FORT LAUDERDALE, Fla. (AP) - Two officials at a county jail in South Florida have been fired following problems surrounding a second birth at the facility in just over a year, authorities said Thursday.
The more recent Broward County jail birth took place Sept. 27, nearly three months after the state enacted the Tammy Jackson Healthy Pregnancies for Incarcerated Women law, the Sun Sentinel reported. The law puts safeguards in place preventing pregnant women being in restrictive or isolated cells during their detention. It was inspired by Jackson, who gave birth alone in a Broward County jail cell in April 2019.
Earlier last month, a 28-year-old pregnant woman was booked into the jail on a burglary charge. Nurses were able to attend to her in an infirmary cell, but Chief Assistant Public Defender Gordon Weekes said the woman should have been kept in close monitoring by medical staff the entire length of her pregnancy or her incarceration.
Medical records show the woman was complaining about contractions and labor pains more than 12 hours before giving birth. While the records indicate she declined treatment, the woman told her attorneys that the jail personnel offered her prenatal vitamins and didn’t recognize the signs of labor until it was too late.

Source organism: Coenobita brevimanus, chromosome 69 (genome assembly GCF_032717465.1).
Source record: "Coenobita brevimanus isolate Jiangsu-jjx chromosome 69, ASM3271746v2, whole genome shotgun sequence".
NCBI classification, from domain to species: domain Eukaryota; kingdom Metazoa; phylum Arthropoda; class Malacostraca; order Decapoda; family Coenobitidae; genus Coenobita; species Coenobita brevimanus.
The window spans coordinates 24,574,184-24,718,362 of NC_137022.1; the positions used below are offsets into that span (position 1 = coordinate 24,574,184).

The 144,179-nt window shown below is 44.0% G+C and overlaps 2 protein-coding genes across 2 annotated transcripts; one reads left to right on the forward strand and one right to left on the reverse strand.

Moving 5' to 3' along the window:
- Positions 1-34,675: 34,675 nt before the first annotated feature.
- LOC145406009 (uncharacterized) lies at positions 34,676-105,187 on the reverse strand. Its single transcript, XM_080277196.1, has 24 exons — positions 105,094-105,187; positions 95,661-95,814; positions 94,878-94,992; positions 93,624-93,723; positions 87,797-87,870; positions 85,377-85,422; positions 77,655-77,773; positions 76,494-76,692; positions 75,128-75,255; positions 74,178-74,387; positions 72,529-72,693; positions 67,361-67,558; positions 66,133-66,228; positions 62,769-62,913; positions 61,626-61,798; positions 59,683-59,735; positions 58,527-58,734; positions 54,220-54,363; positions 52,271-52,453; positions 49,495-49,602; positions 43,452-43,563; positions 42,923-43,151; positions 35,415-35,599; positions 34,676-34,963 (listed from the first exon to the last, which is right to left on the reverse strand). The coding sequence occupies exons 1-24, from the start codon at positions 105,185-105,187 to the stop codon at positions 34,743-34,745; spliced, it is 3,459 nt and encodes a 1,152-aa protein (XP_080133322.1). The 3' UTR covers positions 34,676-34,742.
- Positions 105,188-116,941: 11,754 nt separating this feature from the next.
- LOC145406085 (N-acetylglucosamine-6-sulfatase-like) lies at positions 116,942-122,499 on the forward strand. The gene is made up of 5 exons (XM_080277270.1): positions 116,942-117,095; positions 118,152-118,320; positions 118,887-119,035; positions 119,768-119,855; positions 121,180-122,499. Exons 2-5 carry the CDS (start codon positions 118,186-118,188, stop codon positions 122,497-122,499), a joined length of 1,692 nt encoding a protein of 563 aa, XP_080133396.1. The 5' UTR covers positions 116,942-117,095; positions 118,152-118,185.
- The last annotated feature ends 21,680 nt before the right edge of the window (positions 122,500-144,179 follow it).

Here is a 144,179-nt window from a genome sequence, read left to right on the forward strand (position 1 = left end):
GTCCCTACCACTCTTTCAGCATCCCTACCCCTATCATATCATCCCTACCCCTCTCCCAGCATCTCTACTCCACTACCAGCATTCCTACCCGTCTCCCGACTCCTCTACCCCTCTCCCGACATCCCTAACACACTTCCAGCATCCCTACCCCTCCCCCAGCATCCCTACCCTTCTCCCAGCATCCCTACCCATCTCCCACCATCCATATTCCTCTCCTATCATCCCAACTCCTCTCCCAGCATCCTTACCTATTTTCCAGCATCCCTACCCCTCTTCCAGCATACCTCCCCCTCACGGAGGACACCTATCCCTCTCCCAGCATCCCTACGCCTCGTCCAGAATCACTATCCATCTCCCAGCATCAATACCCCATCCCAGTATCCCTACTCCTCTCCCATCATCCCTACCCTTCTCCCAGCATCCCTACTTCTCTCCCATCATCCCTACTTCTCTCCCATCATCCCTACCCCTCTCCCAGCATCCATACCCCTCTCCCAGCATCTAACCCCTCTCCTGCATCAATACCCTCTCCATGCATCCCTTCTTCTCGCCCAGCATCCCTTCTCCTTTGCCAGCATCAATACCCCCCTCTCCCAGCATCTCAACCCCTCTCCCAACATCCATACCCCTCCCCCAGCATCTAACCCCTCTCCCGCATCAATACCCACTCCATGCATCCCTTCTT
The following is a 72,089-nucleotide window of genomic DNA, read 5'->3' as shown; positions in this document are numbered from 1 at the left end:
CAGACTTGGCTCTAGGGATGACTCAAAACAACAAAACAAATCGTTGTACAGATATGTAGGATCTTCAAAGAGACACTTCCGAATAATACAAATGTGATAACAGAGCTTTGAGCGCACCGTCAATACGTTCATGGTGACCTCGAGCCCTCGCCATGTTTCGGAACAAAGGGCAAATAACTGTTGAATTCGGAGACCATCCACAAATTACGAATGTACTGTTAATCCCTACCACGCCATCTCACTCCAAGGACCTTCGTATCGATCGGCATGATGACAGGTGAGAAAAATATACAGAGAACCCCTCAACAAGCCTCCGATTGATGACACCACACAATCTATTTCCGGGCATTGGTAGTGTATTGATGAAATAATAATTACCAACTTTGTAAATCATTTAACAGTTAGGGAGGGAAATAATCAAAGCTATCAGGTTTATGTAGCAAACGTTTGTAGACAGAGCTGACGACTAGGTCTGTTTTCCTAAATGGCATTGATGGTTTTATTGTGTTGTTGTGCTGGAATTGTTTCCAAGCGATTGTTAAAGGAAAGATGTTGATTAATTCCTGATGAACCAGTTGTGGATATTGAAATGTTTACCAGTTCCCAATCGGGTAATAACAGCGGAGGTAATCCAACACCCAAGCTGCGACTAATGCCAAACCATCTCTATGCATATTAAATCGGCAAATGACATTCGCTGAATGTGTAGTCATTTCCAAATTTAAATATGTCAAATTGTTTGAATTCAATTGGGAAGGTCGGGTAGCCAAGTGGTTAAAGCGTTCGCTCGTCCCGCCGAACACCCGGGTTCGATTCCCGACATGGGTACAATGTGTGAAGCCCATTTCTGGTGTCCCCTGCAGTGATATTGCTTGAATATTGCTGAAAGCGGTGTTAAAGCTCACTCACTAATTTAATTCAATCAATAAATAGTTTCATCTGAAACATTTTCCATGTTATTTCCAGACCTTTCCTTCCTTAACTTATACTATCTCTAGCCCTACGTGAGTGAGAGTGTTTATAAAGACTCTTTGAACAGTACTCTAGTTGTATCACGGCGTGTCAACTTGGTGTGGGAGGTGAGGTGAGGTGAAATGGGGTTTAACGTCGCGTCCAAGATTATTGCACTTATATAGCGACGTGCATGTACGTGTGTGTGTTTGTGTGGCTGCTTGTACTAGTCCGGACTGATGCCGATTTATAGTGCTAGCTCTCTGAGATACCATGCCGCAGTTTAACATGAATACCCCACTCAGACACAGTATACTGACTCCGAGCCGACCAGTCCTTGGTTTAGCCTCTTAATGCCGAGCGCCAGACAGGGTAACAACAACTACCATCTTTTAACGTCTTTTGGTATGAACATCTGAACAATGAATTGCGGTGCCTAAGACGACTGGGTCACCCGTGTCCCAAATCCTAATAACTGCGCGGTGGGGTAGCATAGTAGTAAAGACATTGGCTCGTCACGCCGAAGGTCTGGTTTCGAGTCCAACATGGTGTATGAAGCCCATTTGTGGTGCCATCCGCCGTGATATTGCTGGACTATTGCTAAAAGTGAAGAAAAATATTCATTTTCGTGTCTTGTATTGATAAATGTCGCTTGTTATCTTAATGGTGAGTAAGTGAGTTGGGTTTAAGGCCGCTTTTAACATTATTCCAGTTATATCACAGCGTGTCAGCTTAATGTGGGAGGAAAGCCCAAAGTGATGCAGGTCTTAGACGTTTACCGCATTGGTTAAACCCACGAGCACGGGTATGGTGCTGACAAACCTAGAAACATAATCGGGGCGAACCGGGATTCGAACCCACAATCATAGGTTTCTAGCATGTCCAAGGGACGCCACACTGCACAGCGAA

“She should have been taken to a hospital hours before she gave birth,” Weekes said. “Detention deputies didn’t call for nurses to come in until after her water broke, and by then it was too late to move her.”
Broward Sheriff Gregory Tony announced the terminations of a colonel and a lieutenant colonel at the jail. The sheriff said a new acting colonel of the Department of Detention had been named.
“I conducted a review of the matter and determined that command level failures occurred,” Tony said in a statement, adding of those fired: “They grossly failed this agency and this inmate.”
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